3. Later stamped picture back spoons. Authentic picture backs were re-introduced by Thomas Bradbury and Son in the early 20th Century, however it is from this legitimate source that old spoons were stamped with the dies and are now in circulation. Experts purport to be able to distinguish between authentic and later examples, but it is difficult to tell without an original to compare against. Basically 19th Century examples and very clear examples should be treated with care.
  4. Caddy spoons with teaspoon handles – usually having rare marks (often Irish) or attached to attractive bowls. The spoon will have been made in two pieces, with the stem joined to the bowl or scoop. Remember however that many legitimate caddy spoons were made in two pieces – does the handle and hallmark look like that of a teaspoon – if yes be warned!
  5. Sets of Trefid or Dog-nose spoons. Are all the hallmarks similarly stamped? They may well have been cast from one original. Look closely at the marks for a blurred image or a grainy background.
  6. Cast spoons. Check the quality of the casting, and if hallmarked check for a blurred image or a grainy background.
  7. Forks converted from spoons. Early forks are very rare, and so has been an inducement to the faker to either convert or remove spoon bowls and add fork tines instead. Of particular concern should be all early 18th Century three pronged forks. Basting spoons have occasionally had fork tines cut into them to make them into the much scarcer serving fork – they re usually fairly flimsy.
  8. Snuff spoons – some are the cut down sections of sugar tongs - usually obvious because the hallmarks are the wrong way around.
  9. Marrow scoops/spoons converted from tablespoons – check for solder lines in the centre, or poorly shaped scoop sections.
  10. Berry spoons converted from tablespoons. These very attractive spoons with chased bowls did not exist until Mid-Victorian times; any pre-dating 1840 will be conversions. Similarly sugar sifter spoons with berried bowls did not exist in the 18th Century.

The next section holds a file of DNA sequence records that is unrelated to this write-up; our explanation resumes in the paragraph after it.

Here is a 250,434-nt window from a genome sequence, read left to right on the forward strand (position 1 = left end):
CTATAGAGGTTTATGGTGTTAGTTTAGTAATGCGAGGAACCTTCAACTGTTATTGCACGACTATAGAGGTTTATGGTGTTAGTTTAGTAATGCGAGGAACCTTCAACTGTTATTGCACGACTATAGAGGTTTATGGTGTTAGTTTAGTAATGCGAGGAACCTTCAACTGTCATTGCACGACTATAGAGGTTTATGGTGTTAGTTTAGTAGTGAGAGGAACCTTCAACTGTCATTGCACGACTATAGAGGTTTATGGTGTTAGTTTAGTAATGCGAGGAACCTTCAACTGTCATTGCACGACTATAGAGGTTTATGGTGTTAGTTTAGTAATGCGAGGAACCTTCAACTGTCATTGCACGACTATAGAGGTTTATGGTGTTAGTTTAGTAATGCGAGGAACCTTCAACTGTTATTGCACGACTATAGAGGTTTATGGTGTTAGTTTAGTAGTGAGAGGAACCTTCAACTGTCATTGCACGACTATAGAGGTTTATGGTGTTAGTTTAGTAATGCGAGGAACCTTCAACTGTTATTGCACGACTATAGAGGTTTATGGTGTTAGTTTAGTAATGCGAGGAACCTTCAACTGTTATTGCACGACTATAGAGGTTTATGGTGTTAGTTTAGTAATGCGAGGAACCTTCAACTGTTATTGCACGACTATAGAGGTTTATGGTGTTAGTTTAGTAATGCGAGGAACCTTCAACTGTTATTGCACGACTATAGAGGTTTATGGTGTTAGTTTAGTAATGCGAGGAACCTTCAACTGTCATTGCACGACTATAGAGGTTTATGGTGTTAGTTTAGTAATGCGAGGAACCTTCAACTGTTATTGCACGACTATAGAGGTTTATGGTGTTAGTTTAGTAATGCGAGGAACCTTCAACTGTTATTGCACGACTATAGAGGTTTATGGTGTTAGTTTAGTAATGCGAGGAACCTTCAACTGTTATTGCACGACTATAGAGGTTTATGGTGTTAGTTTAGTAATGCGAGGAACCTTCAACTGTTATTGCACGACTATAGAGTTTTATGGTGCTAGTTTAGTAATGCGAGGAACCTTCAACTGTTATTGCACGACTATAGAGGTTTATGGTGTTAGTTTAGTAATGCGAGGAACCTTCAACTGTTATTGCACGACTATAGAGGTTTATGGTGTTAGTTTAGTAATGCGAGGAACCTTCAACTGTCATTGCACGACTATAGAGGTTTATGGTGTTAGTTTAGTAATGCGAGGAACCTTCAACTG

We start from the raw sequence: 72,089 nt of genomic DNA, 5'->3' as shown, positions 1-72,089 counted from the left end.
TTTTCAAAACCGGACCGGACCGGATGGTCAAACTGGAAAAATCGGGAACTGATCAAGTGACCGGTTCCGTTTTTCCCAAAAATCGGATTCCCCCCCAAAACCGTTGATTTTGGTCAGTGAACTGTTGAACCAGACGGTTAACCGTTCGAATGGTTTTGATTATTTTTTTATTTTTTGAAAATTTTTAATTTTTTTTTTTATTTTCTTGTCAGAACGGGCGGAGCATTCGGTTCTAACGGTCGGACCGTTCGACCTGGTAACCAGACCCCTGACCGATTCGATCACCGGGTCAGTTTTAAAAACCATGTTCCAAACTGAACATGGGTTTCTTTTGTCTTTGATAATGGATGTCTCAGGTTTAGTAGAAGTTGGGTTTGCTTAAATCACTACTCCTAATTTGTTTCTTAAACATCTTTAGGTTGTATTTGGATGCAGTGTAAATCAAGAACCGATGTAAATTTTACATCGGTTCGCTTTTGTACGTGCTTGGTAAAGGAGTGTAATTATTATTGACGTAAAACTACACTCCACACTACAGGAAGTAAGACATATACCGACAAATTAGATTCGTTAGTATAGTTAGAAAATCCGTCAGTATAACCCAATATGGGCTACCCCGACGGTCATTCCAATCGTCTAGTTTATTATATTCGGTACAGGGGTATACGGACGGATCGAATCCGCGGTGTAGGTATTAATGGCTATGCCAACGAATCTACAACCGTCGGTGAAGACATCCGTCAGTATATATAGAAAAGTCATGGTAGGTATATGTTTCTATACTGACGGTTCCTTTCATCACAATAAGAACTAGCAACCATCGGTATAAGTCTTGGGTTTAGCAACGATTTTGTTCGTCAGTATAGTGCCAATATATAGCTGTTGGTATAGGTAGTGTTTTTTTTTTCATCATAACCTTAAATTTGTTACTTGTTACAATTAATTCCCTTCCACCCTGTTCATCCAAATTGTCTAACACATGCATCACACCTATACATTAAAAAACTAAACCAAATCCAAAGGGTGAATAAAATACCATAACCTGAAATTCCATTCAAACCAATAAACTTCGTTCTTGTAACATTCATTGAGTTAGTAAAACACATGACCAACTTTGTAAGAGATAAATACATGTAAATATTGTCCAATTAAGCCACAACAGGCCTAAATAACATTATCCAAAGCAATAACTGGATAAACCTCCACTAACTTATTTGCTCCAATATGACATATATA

11. Mote spoons converted from teaspoons. These are usually poorly done with great big round holes, often with a teaspoon style handle not a spiked terminal. Post-dating 1780 – unlikely.
  12. Sifter ladles that have been converted from salt or sauce ladles. Usually drilled round holes (and not always symmetrical!), often out of period.
  13. Andiron sugar tongs. This is the most sought after style of sugar tong and originals date to the beginning of the 18th century. I have recently seen a pair of convincing fakes that had illegible marks to the inside of the bowls. On close inspection the mark was seen to be pitted - evidence of it being cast from an original. Furthermore one of the bowls was slightly out of kilter (i.e. it had been put on incorrectly), this was more likely an error in its "recent" construction than  a repair.

Which have you fallen prey to? I’m ashamed to say that I have succumbed to numbers 4 & 8 (both many years ago you understand!).

To avoid becoming a victim, Goldsmiths Hall (the London Assay Office) hold regular seminars relating to fakes and forgeries. For a great day out, including lunch, they are very highly recommended. These events are held in London and Edinburgh and details can be found on the website of Goldsmiths Hall.